This thrifting survival kit blog post tutorial is sponsored by The Home Depot.
I can’t tell you how many times I have left the thrift store with dirty, questionable furniture. I’m talking about the kind of furniture that leaves you desperate to wash your hands, your clothing, and shampoo the back of my van (twice).
This is the nature of thrift stores, though. To find a good deal, sometimes we thrifters must look past the dirt to the true beauty that we know is hidden beneath.
But regardless of the potential, we have to be careful–our love of “thrift” and finding good deals shouldn’t put our family or vehicle at risk with germs, bugs, mold, or any other creepy things that can come as an undesirable “bonus.”
So when The Home Depot approached me about teaming up with Clorox to prevent cold and flu, and for killing bacteria and germs, the bells went off in my head: ding, ding, ding! I know exactly what we thrifters can do with that. We need a thrifting survival kit for our trunks!
Watch This Project in Action!
If you’d like to watch this project in action, check it out on my YouTube channel.
In order to decorate this thrifting survival kit, I needed a few materials:
- Medium or large thrifted metal or plastic bucket
- Chalked paint (or spray paint)
- Alphabet stencils (or vinyl stencils)
- Clear top coat
- Paint markers
“Must Haves” to Stuff in Your Thrifting Survival Kit
Here is a comprehensive list of things you want to have on hand before hitting the thrift store:
- Clorox Fresh Scent and Citrus Blend Disinfecting Wipes (2-pack)
- Clorox Clean-Up All-Purpose Cleaner with Bleach Spray
- Clorox Clean-Up All-Purpose Cleaner with Bleach Refill
- Tape measure
- Heavy-duty tape
- Razor blade and/or knife/box cutter
- Disposable gloves
- Trash bags (contractor trash bags)
- Work gloves
- Screwdrivers (slotted and Philips)
- Chalked paint (optional if giving as a gift set)
- Paintbrush (optional if giving as a gift set)
- Paper towels
- Bungee cords for tying down large items in your trunk
- Tarp to protect your floor and seats
- Spare batteries of various sizes (to replace the flashlight batteries) or to test out thrifted electronics.
- Moving blanket
Off to the Thrift Store
Any reason to go to the thrift store is a good reason. On this trip, I was in search of a decent-sized bucket that could serve as a thrifting survival kit for the trunk of my van.
I couldn’t believe that I hadn’t made one of these sooner for my trunk. The plan was to stuff it with as many thrifting necessities as possible so it had to be big enough to fit all the important stuff but not so big that it would take up a lot of space.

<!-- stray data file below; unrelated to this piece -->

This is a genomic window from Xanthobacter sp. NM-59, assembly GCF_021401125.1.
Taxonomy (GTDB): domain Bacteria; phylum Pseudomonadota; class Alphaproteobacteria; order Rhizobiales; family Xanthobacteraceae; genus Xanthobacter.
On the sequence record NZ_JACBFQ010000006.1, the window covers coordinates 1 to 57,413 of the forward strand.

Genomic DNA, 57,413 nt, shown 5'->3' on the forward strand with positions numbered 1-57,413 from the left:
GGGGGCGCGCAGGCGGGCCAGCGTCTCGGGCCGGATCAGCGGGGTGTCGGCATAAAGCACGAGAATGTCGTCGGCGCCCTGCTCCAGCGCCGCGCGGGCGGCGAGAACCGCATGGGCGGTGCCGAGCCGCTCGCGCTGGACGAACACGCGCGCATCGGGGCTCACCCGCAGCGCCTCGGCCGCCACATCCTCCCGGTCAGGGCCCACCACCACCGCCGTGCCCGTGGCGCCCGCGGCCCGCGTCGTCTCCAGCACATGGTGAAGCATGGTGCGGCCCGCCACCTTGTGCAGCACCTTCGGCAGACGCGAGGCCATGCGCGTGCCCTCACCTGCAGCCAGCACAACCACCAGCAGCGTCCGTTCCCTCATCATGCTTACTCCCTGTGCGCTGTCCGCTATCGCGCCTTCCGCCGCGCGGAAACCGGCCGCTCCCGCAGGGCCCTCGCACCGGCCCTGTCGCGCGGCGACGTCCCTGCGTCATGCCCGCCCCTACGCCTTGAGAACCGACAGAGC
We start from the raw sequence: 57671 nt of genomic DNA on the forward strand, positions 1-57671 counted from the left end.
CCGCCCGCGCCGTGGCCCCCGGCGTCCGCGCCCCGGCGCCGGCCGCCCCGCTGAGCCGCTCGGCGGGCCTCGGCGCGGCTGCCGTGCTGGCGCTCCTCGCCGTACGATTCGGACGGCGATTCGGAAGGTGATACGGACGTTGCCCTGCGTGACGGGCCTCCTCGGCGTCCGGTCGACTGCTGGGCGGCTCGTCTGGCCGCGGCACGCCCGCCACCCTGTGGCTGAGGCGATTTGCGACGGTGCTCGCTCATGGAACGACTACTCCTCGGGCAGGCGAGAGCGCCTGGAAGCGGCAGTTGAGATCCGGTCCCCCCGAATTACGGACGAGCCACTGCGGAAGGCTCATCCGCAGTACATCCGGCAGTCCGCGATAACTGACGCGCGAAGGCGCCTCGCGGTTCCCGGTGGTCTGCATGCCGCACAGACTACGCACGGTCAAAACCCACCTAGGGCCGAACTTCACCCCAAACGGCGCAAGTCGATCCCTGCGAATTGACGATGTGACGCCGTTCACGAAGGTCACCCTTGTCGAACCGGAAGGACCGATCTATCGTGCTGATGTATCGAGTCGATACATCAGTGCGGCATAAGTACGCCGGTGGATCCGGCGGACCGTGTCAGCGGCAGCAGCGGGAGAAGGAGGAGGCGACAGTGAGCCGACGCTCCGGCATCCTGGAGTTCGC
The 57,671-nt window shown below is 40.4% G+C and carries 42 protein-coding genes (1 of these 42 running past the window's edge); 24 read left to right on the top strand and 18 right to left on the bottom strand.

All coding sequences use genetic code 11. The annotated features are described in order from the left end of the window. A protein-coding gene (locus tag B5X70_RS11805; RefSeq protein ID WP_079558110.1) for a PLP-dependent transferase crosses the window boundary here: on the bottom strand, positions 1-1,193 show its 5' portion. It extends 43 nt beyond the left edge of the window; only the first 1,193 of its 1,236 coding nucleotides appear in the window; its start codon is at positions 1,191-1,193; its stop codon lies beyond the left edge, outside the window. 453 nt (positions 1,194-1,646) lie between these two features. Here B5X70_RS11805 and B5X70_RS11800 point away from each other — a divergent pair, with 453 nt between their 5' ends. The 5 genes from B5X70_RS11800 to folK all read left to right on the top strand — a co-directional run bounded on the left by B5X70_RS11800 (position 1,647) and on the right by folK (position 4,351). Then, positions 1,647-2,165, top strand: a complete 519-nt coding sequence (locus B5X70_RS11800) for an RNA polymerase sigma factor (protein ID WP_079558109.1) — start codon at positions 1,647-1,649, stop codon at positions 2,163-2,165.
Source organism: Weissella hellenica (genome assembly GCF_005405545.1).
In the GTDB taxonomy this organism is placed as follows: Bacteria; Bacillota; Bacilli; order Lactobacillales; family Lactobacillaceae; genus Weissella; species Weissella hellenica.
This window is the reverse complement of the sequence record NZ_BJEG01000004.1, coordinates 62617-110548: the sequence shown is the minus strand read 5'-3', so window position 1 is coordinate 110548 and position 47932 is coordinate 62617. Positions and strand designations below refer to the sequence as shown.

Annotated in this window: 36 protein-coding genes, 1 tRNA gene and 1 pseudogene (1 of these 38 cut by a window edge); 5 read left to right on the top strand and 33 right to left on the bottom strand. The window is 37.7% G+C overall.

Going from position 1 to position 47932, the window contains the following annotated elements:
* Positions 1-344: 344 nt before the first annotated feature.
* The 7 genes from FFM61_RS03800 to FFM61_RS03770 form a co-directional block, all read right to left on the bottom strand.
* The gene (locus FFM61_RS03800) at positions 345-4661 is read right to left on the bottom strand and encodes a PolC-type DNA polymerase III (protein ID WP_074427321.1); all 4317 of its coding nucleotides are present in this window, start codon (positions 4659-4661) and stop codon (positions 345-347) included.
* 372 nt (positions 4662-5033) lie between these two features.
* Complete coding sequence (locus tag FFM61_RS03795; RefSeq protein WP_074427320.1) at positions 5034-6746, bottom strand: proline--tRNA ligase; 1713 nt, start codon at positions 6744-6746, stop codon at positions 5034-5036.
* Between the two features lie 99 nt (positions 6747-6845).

And don’t you know, my thrift store delivered, like it always does. What should I see right there on the bottom shelf? The perfect metal bucket for just a few dollars! (If you’re wondering, yes, I bought those nested metal containers, too!).
STEP 1: Clean and Paint the Bucket or Container
Since I was trying to cover up the existing logo on the metal bucket and wanted a quick and easy project, spray paint seemed ideal to use. But this brand of spray paint wasn’t working very well. It could be that I didn’t shake it up very well, but you can see all the runs and poor coverage. When I tried to wipe it off, it smeared part of the logo. Chalked paint would give me better results on this project. I was worried, though, that the chalked paint would be difficult to use over the smearing.
For the inside, I went with a brilliant red. Chalked paint is great in that it usually doesn’t need a primer beforehand, so I was able to start painting right out of the can.
Keep Reading: What’s the Best Paint For Furniture?
I love turquoise and red together so the outside got a couple coats of turquoise. I was able to paint right over the smeared logo; the chalked paint was smooth and went on with no problem!
STEP 2: Add Decorations and Stencils
Painting furniture and home decor is a lot of fun but kind of boring when you’re just slapping on a coat of paint. It needs something else. Usually, in the middle of a project, I’ll get ideas for little embellishments that I can to add a little personality to a piece. In this case, I loved the idea of adding decorative dots along the top and bottom edges with a silver painting pen.
Next up, it was time for some stencils! Stencils are a great way to add a bit of flair to what could otherwise be a boring painting piece.
I’ve got a personal cutting machine that allows me to make vinyl stencils, but if you don’t have that option, use a simple alphabet stencil sheet that you can pick up for a few bucks at the craft store.
For this thrifting survival kit, I thought it would be cool to add my three rules of thrifting in white chalked paint. I don’t always adhere to these myself (as my overstuffed garage would attest), but I’ll be in full compliance for the new years! Those rules are:
- If you can’t walk away, buy it.
- If you’re unsure, leave it.
- The uglier, the better!
Keep Reading: How to Use Stencils: A Complete Guide
STEP 3: Protect the Paint With a Clear Top Coat
I used a new topcoat and wasn’t too impressed with its results. It dried very spotty and muddled up the finish on the body of the bucket. After a couple of coats, it was less obvious. But next time, I’ll try a different top coat.